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Am I overreacting wrt my mother

(21 Posts)
sincitylover Tue 25-Oct-11 11:54:51

I don't see her often and we haven't had the best of relationships over the years. TBH felt bad vibes from her even as a child.

This could be explained by her mother dying when she was a a teenager and her father favouring boys (he didn't have any - he had two girls and wanted boys).

She was also brought up to be quite religious didn't really approve of sex before marriage, divorce and so on. She met my df when she was young and they have been married over 50 years - both each others only partner and have lived a slow paced, frugal life in a bit of a bubble. When I was teen other people's parents seemed more 'normal' in comparison to mine (although I realise many teenagers think this)

She has never told me that I look nice or attractive and is overly critical. I can't see why anyone would do that - I frequently tell my boys and other people if they look nice.

Anyway fast forward to Friday and on a rare visit to them we watching a chat show with a fairly bland english actress and she launches into a venomous rant against her - married twice, two children by two different men and now has a toy boy. I said to her 'oh hoist up your judgeypants why don't you?' followed by well she's a young woman why shouldn't she have a further relationship. I have to say I was really quite shocked by her outburst.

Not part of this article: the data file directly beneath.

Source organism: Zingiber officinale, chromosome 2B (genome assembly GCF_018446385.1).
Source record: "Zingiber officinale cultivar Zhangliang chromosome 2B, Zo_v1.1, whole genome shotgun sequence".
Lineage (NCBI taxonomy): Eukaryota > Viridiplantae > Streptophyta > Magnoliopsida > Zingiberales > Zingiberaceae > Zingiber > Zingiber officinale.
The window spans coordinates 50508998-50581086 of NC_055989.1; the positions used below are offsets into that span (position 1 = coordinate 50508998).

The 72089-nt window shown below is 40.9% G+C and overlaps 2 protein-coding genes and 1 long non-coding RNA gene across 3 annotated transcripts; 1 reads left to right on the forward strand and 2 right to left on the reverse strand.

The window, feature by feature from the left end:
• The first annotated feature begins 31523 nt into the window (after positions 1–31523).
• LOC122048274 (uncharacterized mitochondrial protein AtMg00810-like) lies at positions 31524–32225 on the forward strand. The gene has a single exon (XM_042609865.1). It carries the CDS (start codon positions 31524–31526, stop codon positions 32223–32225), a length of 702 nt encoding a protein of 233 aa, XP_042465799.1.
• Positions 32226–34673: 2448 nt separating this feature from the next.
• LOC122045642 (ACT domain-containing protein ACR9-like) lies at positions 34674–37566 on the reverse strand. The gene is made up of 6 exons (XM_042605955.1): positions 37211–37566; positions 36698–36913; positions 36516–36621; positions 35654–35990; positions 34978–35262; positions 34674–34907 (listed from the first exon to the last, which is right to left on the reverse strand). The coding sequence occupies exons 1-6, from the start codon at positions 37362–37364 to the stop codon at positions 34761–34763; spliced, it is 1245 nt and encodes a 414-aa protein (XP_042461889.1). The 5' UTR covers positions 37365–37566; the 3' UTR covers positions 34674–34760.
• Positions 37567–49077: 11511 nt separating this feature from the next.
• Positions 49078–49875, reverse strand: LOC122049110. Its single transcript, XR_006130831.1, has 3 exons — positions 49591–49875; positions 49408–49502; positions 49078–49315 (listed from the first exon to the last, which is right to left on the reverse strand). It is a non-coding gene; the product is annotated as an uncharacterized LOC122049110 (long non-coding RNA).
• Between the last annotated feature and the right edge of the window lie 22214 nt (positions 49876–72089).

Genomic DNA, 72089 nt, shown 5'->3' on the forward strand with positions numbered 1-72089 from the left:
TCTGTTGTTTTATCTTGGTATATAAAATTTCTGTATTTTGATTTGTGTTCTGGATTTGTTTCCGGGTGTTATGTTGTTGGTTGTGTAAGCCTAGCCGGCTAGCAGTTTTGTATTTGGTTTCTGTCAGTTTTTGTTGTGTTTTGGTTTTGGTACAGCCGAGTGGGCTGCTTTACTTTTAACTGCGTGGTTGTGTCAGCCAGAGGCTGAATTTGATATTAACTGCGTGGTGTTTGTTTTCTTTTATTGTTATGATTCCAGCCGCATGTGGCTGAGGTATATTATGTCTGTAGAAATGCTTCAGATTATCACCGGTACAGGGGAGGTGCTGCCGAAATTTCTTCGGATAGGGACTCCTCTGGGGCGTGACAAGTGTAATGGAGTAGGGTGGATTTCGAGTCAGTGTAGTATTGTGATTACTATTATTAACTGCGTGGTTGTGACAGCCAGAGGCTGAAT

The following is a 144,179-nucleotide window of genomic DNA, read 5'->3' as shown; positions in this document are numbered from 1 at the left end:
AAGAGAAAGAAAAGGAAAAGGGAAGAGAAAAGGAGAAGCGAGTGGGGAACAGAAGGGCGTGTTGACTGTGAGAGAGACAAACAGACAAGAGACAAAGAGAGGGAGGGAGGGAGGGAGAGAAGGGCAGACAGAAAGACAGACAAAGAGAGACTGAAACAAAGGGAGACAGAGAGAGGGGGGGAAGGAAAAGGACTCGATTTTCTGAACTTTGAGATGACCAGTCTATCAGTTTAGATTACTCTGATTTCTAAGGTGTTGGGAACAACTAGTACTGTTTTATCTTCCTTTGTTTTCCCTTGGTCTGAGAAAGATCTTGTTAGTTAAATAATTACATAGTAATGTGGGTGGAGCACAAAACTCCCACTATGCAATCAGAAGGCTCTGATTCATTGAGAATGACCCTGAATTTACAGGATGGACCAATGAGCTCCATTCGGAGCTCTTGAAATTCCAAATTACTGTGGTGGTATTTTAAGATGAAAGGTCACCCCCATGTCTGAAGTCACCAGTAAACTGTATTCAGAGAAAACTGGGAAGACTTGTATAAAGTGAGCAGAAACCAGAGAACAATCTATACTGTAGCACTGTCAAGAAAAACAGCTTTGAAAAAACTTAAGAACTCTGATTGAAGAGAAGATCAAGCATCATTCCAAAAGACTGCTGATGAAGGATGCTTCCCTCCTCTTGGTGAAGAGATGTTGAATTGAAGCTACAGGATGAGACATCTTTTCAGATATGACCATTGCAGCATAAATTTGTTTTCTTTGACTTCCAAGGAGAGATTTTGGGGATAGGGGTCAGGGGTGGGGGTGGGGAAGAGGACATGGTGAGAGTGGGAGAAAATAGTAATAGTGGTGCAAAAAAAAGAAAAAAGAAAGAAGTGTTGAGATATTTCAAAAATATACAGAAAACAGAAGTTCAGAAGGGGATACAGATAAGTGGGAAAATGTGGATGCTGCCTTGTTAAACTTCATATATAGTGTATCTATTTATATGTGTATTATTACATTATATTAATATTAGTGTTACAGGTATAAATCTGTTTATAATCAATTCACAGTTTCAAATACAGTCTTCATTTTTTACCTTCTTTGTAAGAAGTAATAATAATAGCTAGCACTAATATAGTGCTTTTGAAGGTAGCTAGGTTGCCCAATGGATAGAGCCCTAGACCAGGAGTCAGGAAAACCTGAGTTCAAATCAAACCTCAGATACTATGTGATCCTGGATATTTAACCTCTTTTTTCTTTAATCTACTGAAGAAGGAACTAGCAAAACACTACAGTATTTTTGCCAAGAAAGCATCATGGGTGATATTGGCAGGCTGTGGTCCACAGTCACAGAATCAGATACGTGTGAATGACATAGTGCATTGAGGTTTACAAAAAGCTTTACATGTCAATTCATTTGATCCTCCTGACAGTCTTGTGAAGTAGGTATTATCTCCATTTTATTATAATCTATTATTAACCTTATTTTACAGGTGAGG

I'm thinking that by judging this celebrity like that she is judging me really - one live in relationship, one marriage ending in divorce and plenty of boyfriends generally - i'm quite old). Oh and add to that a working mother and living in London (the root of all evil in her opinion).

Or am I overreacting? (as my male friend thought I was). I have accepted that we will never have a close mother daughter relationship but it still hurts to be honest.

sincitylover Tue 25-Oct-11 11:59:32

my db is also divorced but I don't think she gives him such a hard time!

Pancakeflipper Tue 25-Oct-11 12:03:41

oh we share the same mum. Great isn't it? No chance of having a large ego.